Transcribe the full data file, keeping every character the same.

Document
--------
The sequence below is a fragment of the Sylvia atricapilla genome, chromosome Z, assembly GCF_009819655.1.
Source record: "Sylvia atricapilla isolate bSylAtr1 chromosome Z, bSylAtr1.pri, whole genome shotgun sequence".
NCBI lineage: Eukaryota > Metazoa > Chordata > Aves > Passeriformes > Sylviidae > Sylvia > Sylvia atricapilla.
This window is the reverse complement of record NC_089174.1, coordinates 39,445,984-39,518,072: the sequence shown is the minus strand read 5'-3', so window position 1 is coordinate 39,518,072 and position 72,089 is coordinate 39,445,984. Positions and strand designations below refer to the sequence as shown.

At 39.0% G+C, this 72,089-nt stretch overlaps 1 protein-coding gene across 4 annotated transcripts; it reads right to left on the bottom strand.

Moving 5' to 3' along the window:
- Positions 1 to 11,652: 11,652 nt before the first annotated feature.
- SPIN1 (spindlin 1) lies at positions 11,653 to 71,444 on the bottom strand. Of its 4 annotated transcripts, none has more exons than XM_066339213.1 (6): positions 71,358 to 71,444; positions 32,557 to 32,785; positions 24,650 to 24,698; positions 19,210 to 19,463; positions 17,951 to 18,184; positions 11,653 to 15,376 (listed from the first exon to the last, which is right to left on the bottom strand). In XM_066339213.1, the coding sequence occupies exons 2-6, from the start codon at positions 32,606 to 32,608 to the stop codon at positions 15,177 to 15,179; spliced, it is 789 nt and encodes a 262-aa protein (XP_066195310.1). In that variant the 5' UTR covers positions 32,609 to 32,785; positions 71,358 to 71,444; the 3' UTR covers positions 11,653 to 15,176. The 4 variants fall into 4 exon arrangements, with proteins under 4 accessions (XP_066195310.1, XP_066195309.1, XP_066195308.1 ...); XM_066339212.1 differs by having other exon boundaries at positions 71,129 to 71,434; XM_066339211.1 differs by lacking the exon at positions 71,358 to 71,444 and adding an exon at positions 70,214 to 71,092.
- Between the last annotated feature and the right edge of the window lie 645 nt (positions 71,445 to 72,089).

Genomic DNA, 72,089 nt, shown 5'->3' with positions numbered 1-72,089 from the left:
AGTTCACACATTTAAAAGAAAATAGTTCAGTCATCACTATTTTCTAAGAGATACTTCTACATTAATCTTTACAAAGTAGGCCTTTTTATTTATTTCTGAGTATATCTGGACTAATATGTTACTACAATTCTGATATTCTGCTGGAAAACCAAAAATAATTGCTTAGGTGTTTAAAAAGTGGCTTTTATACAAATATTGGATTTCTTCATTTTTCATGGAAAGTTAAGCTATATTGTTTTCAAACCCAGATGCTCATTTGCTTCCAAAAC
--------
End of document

The sequence below is a fragment of the Sylvia atricapilla genome, chromosome Z, assembly GCF_009819655.1.
Source record: "Sylvia atricapilla isolate bSylAtr1 chromosome Z, bSylAtr1.pri, whole genome shotgun sequence".
NCBI lineage: Eukaryota > Metazoa > Chordata > Aves > Passeriformes > Sylviidae > Sylvia > Sylvia atricapilla.
This window is the reverse complement of record NC_089174.1, coordinates 39,445,984-39,518,072: the sequence shown is the minus strand read 5'-3', so window position 1 is coordinate 39,518,072 and position 72,089 is coordinate 39,445,984. Positions and strand designations below refer to the sequence as shown.

At 39.0% G+C, this 72,089-nt stretch overlaps 1 protein-coding gene across 4 annotated transcripts; it reads right to left on the bottom strand.

Moving 5' to 3' along the window:
- Positions 1 to 11,652: 11,652 nt before the first annotated feature.
- SPIN1 (spindlin 1) lies at positions 11,653 to 71,444 on the bottom strand. Of its 4 annotated transcripts, none has more exons than XM_066339213.1 (6): positions 71,358 to 71,444; positions 32,557 to 32,785; positions 24,650 to 24,698; positions 19,210 to 19,463; positions 17,951 to 18,184; positions 11,653 to 15,376 (listed from the first exon to the last, which is right to left on the bottom strand). In XM_066339213.1, the coding sequence occupies exons 2-6, from the start codon at positions 32,606 to 32,608 to the stop codon at positions 15,177 to 15,179; spliced, it is 789 nt and encodes a 262-aa protein (XP_066195310.1). In that variant the 5' UTR covers positions 32,609 to 32,785; positions 71,358 to 71,444; the 3' UTR covers positions 11,653 to 15,176. The 4 variants fall into 4 exon arrangements, with proteins under 4 accessions (XP_066195310.1, XP_066195309.1, XP_066195308.1 ...); XM_066339212.1 differs by having other exon boundaries at positions 71,129 to 71,434; XM_066339211.1 differs by lacking the exon at positions 71,358 to 71,444 and adding an exon at positions 70,214 to 71,092.
- Between the last annotated feature and the right edge of the window lie 645 nt (positions 71,445 to 72,089).

Genomic DNA, 72,089 nt, shown 5'->3' with positions numbered 1-72,089 from the left:
AGTTCACACATTTAAAAGAAAATAGTTCAGTCATCACTATTTTCTAAGAGATACTTCTACATTAATCTTTACAAAGTAGGCCTTTTTATTTATTTCTGAGTATATCTGGACTAATATGTTACTACAATTCTGATATTCTGCTGGAAAACCAAAAATAATTGCTTAGGTGTTTAAAAAGTGGCTTTTATACAAATATTGGATTTCTTCATTTTTCATGGAAAGTTAAGCTATATTGTTTTCAAACCCAGATGCTCATTTGCTTCCAAAAC